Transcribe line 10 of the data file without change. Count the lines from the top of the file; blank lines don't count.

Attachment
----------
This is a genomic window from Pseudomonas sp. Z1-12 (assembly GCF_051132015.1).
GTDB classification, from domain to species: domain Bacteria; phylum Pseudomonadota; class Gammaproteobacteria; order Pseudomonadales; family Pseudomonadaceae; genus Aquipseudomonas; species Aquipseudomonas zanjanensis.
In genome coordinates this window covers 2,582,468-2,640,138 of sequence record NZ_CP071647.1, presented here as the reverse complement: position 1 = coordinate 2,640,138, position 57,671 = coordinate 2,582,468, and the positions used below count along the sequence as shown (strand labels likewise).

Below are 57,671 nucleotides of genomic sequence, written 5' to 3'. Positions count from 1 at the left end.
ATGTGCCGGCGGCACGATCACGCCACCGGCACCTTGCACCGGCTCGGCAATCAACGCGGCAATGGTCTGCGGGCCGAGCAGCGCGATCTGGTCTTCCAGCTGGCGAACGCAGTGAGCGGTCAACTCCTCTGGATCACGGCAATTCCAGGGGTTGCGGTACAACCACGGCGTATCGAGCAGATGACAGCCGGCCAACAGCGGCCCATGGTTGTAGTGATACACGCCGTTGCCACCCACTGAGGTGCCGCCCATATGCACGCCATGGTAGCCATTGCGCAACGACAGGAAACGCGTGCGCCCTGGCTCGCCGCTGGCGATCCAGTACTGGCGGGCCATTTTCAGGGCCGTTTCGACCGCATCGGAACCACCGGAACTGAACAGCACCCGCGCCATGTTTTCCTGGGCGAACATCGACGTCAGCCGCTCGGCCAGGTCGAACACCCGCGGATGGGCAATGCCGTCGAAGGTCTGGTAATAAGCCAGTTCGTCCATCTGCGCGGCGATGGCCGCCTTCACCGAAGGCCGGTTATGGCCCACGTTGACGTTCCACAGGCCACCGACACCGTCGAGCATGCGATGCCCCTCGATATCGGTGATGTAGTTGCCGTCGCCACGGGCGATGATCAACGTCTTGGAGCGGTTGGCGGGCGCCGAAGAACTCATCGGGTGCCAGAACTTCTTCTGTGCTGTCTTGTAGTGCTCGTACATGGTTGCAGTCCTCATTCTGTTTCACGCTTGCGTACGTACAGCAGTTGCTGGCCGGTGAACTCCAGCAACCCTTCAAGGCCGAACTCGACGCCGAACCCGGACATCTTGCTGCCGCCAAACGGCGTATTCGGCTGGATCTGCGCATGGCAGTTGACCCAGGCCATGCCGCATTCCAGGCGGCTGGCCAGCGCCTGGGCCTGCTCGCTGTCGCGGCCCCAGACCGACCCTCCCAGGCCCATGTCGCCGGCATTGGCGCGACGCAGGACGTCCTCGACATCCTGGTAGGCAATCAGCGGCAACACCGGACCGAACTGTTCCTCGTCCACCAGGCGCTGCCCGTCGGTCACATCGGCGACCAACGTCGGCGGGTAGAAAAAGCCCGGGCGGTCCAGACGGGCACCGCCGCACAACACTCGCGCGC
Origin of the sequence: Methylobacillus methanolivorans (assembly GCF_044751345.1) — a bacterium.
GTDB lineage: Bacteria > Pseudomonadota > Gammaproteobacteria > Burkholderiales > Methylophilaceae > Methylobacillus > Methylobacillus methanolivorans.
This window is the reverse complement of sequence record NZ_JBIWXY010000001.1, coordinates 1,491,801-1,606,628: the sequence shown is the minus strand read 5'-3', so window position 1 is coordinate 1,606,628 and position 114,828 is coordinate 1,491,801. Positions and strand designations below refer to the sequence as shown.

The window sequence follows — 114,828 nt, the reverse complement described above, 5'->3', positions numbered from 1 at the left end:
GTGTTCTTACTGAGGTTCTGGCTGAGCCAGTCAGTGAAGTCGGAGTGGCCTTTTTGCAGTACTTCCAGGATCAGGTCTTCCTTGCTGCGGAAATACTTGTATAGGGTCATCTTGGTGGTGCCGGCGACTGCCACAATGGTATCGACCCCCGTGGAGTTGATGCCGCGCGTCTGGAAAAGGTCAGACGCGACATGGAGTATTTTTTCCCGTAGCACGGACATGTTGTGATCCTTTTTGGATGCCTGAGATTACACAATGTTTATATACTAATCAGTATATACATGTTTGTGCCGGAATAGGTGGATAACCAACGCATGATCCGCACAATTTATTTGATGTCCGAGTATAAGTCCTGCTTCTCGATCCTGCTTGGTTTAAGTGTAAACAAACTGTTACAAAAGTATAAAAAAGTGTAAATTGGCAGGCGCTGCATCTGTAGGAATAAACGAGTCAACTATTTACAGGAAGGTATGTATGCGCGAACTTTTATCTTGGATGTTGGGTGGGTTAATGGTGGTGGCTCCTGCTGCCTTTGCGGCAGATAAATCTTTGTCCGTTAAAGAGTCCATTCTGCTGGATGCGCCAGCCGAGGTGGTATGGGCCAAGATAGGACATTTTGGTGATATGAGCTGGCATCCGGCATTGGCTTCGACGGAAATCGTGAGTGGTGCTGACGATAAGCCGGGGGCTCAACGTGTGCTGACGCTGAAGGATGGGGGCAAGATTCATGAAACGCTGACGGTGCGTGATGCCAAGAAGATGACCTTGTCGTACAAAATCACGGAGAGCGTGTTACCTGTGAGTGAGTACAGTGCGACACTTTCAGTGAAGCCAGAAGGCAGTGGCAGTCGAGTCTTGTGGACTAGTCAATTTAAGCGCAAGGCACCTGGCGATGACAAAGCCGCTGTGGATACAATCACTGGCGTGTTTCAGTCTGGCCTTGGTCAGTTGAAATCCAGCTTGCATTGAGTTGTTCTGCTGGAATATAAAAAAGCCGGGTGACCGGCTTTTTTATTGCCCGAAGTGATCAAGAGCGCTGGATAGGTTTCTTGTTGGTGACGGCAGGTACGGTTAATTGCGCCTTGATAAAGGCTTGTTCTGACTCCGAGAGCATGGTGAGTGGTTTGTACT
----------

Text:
GTGTTCTTACTGAGGTTCTGGCTGAGCCAGTCAGTGAAGTCGGAGTGGCCTTTTTGCAGTACTTCCAGGATCAGGTCTTCCTTGCTGCGGAAATACTTGTATAGGGTCATCTTGGTGGTGCCGGCGACTGCCACAATGGTATCGACCCCCGTGGAGTTGATGCCGCGCGTCTGGAAAAGGTCAGACGCGACATGGAGTATTTTTTCCCGTAGCACGGACATGTTGTGATCCTTTTTGGATGCCTGAGATTACACAATGTTTATATACTAATCAGTATATACATGTTTGTGCCGGAATAGGTGGATAACCAACGCATGATCCGCACAATTTATTTGATGTCCGAGTATAAGTCCTGCTTCTCGATCCTGCTTGGTTTAAGTGTAAACAAACTGTTACAAAAGTATAAAAAAGTGTAAATTGGCAGGCGCTGCATCTGTAGGAATAAACGAGTCAACTATTTACAGGAAGGTATGTATGCGCGAACTTTTATCTTGGATGTTGGGTGGGTTAATGGTGGTGGCTCCTGCTGCCTTTGCGGCAGATAAATCTTTGTCCGTTAAAGAGTCCATTCTGCTGGATGCGCCAGCCGAGGTGGTATGGGCCAAGATAGGACATTTTGGTGATATGAGCTGGCATCCGGCATTGGCTTCGACGGAAATCGTGAGTGGTGCTGACGATAAGCCGGGGGCTCAACGTGTGCTGACGCTGAAGGATGGGGGCAAGATTCATGAAACGCTGACGGTGCGTGATGCCAAGAAGATGACCTTGTCGTACAAAATCACGGAGAGCGTGTTACCTGTGAGTGAGTACAGTGCGACACTTTCAGTGAAGCCAGAAGGCAGTGGCAGTCGAGTCTTGTGGACTAGTCAATTTAAGCGCAAGGCACCTGGCGATGACAAAGCCGCTGTGGATACAATCACTGGCGTGTTTCAGTCTGGCCTTGGTCAGTTGAAATCCAGCTTGCATTGAGTTGTTCTGCTGGAATATAAAAAAGCCGGGTGACCGGCTTTTTTATTGCCCGAAGTGATCAAGAGCGCTGGATAGGTTTCTTGTTGGTGACGGCAGGTACGGTTAATTGCGCCTTGATAAAGGCTTGTTCTGACTCCGAGAGCATGGTGAGTGGTTTGTACT